Money isn’t ev­ery­thing

The not-for-profit sec­tor at­tracts peo­ple who wish to give some­thing back to the com­mu­nity, writ­ers Amy Byrne

The Weekend Australian - Travel - - CAREER ONE -

THEY are not jobs that will make you a mil­lion­aire and are un­likely to come with a fancy of­fice and plat­inum com­pany credit card, but the not-for-profit sec­tor is prov­ing in­creas­ingly at­trac­tive to jaded cor­po­rates and al­tru­is­tic Gen X and Y pro­fes­sion­als.

The group­ing known as the third sec­tor of the Aus­tralian econ­omy — af­ter private and pub­lic — is broad, in­cor­po­rat­ing char­i­ties and causedriven or­gan­i­sa­tions but also sport­ing and pro­fes­sional as­so­ci­a­tions, hos­pi­tals, aged-care op­er­a­tors, in­de­pen­dent schools, re­search in­sti­tutes and so­cial en­ter­prise’’ op­er­a­tions.

An Aus­tralian Bureau of Sta­tis­tics study on 1999/2000 fig­ures found there were al­most 600,000 peo­ple, or nearly 7 per cent of the na­tional work­force, em­ployed in 31,000 not-for­profit or­gan­i­sa­tions. An up­date in July is ex­pected to show that the sec­tor has grown even more.

Not-for-profit is a di­verse group­ing, and has strug­gled to at­tract top cor­po­rate tal­ent due to its lower pay scales, the per­cep­tion that it doesn’t of­fer the same op­por­tu­ni­ties for ca­reer es­ca­la­tion as the private sec­tor, and the dis­in­cen­tive of be­ing over­seen by well-in­ten­tioned but of­ten am­a­teur­ish vol­un­teer boards.

But not-for-profit boards are in­creas­ingly run along cor­po­rate gov­er­nance lines and busi­ness high-fliers, per­haps in­flu­enced by a Bill Gates or a Chris Cuffe, are start­ing to mi­grate across, look­ing for an op­por­tu­nity to, as fi­nance whiz Cuffe once put it, swap suc­cess for rel­e­vance’’.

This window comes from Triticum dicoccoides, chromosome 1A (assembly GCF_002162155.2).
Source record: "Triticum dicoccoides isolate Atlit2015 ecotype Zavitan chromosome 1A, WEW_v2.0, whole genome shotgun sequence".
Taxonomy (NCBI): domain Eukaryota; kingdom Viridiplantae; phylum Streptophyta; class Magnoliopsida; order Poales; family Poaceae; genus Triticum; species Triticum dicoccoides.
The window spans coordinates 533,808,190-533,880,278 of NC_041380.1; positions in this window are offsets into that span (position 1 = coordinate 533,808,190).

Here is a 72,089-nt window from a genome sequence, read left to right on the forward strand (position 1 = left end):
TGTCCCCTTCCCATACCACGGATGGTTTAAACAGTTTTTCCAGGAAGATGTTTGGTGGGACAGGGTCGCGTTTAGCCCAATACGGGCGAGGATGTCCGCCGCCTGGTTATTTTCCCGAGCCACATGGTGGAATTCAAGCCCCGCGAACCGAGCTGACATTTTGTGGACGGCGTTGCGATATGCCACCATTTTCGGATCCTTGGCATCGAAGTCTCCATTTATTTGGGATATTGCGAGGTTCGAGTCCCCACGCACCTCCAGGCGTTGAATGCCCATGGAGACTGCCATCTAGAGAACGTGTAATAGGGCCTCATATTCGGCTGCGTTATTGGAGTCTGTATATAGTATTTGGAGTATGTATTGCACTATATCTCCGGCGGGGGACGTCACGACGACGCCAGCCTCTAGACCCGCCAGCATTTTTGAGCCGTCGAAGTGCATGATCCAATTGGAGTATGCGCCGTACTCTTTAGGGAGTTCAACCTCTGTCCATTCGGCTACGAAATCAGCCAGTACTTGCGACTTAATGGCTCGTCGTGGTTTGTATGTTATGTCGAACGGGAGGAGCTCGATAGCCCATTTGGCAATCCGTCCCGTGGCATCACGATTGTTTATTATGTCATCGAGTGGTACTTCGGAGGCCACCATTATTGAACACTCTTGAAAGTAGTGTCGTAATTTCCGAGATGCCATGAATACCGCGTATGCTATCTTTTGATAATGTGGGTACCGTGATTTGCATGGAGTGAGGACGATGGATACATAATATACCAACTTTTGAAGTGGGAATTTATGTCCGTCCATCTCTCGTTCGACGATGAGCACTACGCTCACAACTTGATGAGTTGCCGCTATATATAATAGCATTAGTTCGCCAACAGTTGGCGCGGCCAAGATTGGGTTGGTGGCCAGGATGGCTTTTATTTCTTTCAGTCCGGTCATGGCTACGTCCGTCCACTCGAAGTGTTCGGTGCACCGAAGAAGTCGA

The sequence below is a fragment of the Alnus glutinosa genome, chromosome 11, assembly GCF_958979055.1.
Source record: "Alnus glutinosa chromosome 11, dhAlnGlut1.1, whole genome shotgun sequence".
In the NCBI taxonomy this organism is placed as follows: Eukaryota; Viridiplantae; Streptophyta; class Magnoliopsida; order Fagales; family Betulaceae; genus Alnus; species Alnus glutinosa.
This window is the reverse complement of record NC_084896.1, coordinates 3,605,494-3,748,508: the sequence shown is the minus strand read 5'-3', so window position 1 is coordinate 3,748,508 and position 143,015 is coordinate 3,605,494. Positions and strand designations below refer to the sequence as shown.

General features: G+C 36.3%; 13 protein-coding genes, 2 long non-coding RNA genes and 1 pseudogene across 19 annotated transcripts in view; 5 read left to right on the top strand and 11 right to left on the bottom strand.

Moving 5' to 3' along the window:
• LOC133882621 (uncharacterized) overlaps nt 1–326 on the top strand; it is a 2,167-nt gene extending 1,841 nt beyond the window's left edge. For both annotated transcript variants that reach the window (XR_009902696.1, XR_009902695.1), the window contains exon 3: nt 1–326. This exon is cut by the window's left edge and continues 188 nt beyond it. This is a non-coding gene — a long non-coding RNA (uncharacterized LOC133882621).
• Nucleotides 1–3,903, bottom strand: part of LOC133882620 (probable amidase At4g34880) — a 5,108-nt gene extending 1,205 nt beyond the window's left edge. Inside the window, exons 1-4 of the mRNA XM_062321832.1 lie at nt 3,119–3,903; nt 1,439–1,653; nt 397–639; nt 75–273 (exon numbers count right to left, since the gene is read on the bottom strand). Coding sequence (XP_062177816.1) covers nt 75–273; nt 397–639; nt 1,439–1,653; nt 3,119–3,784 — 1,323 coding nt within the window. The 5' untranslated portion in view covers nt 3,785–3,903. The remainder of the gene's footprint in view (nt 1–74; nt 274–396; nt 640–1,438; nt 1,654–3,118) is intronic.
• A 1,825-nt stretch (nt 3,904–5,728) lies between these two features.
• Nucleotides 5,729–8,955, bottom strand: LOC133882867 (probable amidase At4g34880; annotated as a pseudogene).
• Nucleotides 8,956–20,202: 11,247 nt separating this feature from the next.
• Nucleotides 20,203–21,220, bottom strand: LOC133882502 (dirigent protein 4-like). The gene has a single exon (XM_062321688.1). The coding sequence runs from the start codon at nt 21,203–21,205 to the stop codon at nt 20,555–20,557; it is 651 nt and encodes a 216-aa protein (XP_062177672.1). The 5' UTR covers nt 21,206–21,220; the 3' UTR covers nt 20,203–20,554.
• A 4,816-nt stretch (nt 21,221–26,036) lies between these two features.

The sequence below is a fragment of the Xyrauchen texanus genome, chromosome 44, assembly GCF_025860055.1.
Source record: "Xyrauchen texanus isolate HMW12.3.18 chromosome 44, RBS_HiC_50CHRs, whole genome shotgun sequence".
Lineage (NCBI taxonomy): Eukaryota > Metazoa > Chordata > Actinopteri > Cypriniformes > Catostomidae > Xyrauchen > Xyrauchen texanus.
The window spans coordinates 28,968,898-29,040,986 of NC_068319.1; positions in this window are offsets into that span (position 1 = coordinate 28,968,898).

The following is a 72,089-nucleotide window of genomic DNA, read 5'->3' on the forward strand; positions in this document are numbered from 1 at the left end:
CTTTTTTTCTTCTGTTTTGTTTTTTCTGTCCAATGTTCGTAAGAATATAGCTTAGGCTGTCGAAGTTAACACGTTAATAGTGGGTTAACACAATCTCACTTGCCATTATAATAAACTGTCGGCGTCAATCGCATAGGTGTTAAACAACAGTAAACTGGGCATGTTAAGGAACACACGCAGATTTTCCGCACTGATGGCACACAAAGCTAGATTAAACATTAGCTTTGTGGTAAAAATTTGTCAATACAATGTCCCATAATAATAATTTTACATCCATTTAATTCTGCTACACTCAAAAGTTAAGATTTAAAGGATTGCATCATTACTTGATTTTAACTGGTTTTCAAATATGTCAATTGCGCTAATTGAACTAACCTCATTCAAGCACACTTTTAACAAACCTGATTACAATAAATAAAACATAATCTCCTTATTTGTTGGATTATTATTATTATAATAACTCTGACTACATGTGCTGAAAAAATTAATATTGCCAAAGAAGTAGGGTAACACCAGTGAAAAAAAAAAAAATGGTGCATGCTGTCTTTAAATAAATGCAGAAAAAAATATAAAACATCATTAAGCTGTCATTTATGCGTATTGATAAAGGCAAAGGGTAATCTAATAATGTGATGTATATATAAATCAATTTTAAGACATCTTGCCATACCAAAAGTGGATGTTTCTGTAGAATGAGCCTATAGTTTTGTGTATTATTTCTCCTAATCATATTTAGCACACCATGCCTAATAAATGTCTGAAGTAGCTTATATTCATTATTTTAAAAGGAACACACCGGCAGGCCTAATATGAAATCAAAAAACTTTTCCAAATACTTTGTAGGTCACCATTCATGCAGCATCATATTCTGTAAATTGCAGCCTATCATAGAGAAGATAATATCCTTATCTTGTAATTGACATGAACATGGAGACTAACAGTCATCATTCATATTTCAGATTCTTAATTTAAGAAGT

Karen Mahlab, a busi­ness pub­lisher who also runs Pro Bono Aus­tralia, a com­pany that pro­vides not-for-profit or­gan­i­sa­tions with ser­vices such as free on­line job list­ings and vol­un­teer match­ing, has no­ticed the shift.

Peo­ple are look­ing for job sat­is­fac­tion and to make a dif­fer­ence to the world. They want to be able to work in col­lab­o­ra­tive en­vi­ron­ment rather than one that is nec­es­sar­ily com­pet­i­tive all the time. And I think the not-for-profit sec­tor of­fers that,’’ she says.

Philip May­ers, a hu­man re­sources con­sul­tant with Sil­ver­man Dakin who spe­cialises in re­cruit­ing ex­ec­u­tives for the not-for-profit sec­tor, says younger gen­er­a­tions tend to be more val­ues­driven but there has been a marked in­crease in in­ter­est in the sec­tor from man­agers in their 40s and 50s who are re-eval­u­at­ing their lives.

They are peo­ple who are tired of mak­ing money for the boss to drive a new BMW and would rather see it go­ing into the com­mu­nity,’’ he says. They have proved them­selves in busi­ness, they have got rid of the mort­gage and the private school fees and they want to do some­thing that will add to the value of so­ci­ety.’’